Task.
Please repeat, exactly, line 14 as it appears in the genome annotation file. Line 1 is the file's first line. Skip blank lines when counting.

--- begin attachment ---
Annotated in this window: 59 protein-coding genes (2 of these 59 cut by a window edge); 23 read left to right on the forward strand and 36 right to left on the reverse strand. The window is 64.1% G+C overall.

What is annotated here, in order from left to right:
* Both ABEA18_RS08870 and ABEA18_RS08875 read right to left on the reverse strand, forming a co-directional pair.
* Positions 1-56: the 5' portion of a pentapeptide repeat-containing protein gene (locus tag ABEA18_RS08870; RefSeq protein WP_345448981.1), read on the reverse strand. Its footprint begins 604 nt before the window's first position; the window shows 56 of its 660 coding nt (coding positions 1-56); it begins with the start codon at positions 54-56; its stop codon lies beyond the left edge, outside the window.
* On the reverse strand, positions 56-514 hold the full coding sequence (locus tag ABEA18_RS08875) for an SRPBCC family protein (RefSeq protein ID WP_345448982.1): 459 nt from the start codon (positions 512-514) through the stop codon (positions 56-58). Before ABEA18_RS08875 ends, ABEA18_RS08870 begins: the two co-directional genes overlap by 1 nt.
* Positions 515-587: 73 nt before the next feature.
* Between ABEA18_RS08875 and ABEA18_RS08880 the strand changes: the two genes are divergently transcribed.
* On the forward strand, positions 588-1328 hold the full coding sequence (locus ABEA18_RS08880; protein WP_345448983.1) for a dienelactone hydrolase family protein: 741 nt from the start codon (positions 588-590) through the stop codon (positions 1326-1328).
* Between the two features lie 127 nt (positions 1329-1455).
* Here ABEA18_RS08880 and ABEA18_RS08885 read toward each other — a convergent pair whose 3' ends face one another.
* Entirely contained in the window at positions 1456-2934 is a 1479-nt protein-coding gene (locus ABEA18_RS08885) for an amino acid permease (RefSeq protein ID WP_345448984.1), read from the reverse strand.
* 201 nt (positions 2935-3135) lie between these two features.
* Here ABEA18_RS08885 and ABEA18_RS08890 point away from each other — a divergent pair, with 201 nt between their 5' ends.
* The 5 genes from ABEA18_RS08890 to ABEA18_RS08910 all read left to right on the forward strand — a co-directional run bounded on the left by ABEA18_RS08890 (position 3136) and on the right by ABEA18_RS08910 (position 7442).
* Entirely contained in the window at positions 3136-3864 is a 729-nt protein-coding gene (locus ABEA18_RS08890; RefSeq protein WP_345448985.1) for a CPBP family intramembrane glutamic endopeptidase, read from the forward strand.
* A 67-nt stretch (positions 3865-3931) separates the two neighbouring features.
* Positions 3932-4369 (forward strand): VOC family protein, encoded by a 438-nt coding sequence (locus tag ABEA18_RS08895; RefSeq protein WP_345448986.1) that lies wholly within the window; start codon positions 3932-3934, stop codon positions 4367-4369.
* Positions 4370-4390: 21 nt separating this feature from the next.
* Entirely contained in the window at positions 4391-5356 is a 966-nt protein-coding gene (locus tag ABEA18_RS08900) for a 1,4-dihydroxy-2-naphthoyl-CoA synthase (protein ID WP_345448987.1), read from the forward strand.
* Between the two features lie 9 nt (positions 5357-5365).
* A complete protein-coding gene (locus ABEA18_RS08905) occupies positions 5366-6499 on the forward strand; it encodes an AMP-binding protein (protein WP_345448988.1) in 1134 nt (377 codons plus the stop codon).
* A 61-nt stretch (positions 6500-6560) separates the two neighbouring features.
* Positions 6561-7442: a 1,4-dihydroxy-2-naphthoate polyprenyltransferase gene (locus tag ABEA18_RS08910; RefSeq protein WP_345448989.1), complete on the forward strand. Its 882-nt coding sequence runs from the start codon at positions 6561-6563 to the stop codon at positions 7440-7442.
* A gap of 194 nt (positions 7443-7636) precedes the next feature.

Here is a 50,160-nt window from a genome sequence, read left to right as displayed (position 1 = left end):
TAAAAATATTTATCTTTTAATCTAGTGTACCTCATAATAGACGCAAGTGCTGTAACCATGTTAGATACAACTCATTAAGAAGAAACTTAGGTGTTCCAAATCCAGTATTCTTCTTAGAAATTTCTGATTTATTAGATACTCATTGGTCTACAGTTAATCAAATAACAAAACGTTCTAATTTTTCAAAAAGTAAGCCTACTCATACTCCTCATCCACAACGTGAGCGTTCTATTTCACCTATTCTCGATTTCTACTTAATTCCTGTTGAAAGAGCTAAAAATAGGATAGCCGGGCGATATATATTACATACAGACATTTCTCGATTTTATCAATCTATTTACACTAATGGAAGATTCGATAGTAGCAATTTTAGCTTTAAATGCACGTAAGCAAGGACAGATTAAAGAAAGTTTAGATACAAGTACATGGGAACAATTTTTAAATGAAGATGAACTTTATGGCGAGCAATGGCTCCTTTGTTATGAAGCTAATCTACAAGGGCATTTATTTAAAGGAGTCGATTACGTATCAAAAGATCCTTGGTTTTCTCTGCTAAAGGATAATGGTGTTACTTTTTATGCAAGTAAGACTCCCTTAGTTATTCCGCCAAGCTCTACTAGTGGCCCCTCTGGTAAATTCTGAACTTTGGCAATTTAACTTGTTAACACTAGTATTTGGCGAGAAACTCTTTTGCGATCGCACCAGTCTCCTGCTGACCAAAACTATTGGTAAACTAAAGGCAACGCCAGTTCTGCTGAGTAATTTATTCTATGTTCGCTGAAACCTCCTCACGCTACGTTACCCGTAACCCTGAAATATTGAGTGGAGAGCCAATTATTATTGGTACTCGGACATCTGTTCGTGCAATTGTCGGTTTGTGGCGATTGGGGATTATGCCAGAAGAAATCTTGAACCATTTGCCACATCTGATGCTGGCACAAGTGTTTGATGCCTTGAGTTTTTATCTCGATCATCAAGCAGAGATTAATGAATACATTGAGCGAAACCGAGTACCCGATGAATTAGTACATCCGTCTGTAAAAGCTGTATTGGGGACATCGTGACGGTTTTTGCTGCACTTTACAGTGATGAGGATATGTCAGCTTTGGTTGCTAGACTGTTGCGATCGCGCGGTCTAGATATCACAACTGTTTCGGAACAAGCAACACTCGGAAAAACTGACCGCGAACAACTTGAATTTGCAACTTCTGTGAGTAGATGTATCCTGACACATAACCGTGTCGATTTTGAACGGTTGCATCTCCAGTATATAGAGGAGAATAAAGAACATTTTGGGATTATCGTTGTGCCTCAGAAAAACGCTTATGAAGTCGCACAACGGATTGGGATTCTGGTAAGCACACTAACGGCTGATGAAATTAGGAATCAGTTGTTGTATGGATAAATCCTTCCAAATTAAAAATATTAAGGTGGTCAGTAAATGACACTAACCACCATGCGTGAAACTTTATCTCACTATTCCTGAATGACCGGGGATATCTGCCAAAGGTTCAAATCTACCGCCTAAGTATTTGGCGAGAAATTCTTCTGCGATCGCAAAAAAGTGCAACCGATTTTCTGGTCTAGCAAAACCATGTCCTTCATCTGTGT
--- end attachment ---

* The 5 genes from ABEA18_RS08890 to ABEA18_RS08910 all read left to right on the forward strand — a co-directional run bounded on the left by ABEA18_RS08890 (position 3136) and on the right by ABEA18_RS08910 (position 7442).